Wednesday, February 26, 2014

Texas ban on marriage equality ruled unconstitutional


This gives the anti-gay forces a record of 0-5 in federal courts.

“Today’s court decision is not made in defiance of the great people of Texas or the Texas Legislature, but in compliance with the U.S. Constitution and Supreme Court precedent,” Judge Orlando Garcia, a Clinton appointee, wrote. “Without a rational relation to a legitimate governmental purpose, state-imposed inequality can find no refuge in our U.S. Constitution.”

From the San Antonio Express-News:
A federal judge in San Antonio has declared Texas' ban on gay marriage unconstitutional.

U.S. District Judge Orlando Garcia, however, also issued a stay, meaning the ban stays in effect for the time being.

One lesbian couple had to go to Massachusetts to get married, and they want Texas to recognize the union. A second gay couple have a courtship of 17 years and want to get married here in their home state.

Both sued the state in federal court aiming to overturn the ban on same-sex marriage, saying it is unconstitutional.


LGBT Advocates immediately issued statements on the ruling:

Freedom To Marry

"Today the 6th federal judge in a row has ruled – in Texas – that there is simply no legitimate justification for denying marriage to loving gay and lesbian couples. The court's holding is solid and serious, and follows the language and logic of the Supreme Court's marriage ruling last year and the Constitution's clear command. With 47 marriage cases in 25 states now moving forward, and the possibility that a freedom to marry case will again reach the Supreme Court as soon as 2015, we must continue the conversations and progress -- Texan to Texan, American to American -- that show that all of America is ready for the freedom to marry."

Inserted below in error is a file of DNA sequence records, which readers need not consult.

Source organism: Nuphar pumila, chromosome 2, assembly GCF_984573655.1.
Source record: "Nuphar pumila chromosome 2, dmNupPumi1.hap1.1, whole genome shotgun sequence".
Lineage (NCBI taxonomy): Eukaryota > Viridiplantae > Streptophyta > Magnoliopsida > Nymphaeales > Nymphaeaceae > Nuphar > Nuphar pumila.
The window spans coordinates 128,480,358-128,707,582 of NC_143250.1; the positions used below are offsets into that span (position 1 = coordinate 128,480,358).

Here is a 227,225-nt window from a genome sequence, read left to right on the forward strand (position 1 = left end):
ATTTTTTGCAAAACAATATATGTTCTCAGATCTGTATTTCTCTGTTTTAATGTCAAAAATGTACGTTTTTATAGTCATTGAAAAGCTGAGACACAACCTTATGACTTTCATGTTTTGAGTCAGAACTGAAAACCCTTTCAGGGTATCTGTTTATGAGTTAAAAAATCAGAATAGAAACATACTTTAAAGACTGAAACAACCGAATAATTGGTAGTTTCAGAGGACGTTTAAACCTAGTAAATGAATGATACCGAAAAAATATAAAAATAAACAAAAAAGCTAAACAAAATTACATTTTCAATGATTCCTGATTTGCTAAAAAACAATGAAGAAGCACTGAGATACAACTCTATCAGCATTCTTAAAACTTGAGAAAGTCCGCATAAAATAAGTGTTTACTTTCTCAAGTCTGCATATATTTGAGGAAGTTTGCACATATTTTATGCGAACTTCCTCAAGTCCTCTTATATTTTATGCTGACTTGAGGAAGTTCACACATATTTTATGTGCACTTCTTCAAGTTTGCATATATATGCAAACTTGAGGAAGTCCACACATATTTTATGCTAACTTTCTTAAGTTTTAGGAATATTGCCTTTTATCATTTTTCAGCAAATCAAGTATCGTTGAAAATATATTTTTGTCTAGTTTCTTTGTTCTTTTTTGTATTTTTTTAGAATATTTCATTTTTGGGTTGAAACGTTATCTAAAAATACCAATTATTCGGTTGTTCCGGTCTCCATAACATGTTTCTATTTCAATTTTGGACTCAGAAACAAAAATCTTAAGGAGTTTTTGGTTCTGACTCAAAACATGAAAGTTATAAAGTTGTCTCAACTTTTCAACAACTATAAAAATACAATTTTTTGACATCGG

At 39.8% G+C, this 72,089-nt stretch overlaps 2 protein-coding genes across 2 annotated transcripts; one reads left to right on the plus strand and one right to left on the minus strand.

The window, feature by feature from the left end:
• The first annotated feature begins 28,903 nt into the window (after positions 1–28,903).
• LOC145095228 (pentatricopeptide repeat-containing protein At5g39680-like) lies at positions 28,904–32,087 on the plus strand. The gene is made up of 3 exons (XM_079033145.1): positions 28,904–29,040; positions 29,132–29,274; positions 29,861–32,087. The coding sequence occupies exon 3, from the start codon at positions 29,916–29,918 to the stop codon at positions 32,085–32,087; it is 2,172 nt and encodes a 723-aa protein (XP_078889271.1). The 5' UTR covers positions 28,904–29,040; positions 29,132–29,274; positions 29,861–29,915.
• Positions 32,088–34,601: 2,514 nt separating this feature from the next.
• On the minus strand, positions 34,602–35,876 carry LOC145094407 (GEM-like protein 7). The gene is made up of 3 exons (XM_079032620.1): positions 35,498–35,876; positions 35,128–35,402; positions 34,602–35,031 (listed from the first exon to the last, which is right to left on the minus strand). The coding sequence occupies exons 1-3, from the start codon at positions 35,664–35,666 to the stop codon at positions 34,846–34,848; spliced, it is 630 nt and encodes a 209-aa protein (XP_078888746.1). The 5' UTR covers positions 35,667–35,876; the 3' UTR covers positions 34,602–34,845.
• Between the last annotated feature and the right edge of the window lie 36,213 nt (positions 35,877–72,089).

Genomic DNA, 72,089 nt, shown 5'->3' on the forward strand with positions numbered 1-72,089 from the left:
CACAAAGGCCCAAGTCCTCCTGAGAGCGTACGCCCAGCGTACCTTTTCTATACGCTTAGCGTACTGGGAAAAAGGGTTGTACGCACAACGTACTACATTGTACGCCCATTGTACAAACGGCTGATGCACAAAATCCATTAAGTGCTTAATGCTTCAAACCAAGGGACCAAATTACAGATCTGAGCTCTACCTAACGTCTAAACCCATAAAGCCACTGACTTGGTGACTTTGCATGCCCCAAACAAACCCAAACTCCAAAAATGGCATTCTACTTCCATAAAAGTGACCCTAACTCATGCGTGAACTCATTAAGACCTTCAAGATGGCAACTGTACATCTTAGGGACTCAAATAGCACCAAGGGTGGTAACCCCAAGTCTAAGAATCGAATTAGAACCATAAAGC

Human Rights Campaign

This injunction sends a powerful message that gay and lesbian Texans are being harmed every by inequality, and that these plaintiff couples who we're proud to call members of the HRC family are very likely to succeed in striking down Texas' ban on marriage equality. This is a historic day in the heart of the South, and I can't stress enough how important it is to move quickly until loving couples in all 50 states feel the full reach of this victory for equality." The Texas ruling comes on the heels of a year-long string of electoral, judicial and legislative victories for marriage equality. Recently the New Mexico Supreme Court and federal district judges in Virginia, Utah, Oklahoma, Ohio and Kentucky have ruled in favor of marriage for lesbian and gay couples.

Equality Texas

Chuck Smith, executive director of Equality Texas, called the decision “a huge victory that moves Texas one step closer to the freedom to marry.” “The U.S. Supreme Court ruling in Windsor made it clear that animus or moral disapproval is not an acceptable justification for denying any American their constitutional right to equal protection of the law,” Smith said. “We are gratified to see Judge Garcia uphold the Constitution of the United States and declare that Texas’ restrictions on the freedom to marry are unconstitutional and unenforceable. We anxiously await the day when the United States Supreme Court will reach the same conclusion.”

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